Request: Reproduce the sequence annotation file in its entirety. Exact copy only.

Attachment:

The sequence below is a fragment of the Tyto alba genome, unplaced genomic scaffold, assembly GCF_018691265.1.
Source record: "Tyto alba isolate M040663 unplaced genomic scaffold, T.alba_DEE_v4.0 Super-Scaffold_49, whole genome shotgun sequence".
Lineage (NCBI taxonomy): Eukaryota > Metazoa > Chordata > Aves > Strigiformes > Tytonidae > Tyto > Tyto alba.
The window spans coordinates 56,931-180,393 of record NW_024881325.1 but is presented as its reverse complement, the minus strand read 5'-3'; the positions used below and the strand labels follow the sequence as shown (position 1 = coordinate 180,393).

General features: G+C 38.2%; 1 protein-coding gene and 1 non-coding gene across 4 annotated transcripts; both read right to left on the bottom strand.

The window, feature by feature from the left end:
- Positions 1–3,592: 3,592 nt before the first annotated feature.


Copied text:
The sequence below is a fragment of the Tyto alba genome, unplaced genomic scaffold, assembly GCF_018691265.1.
Source record: "Tyto alba isolate M040663 unplaced genomic scaffold, T.alba_DEE_v4.0 Super-Scaffold_49, whole genome shotgun sequence".
Lineage (NCBI taxonomy): Eukaryota > Metazoa > Chordata > Aves > Strigiformes > Tytonidae > Tyto > Tyto alba.
The window spans coordinates 56,931-180,393 of record NW_024881325.1 but is presented as its reverse complement, the minus strand read 5'-3'; the positions used below and the strand labels follow the sequence as shown (position 1 = coordinate 180,393).

General features: G+C 38.2%; 1 protein-coding gene and 1 non-coding gene across 4 annotated transcripts; both read right to left on the bottom strand.

The window, feature by feature from the left end:
- Positions 1–3,592: 3,592 nt before the first annotated feature.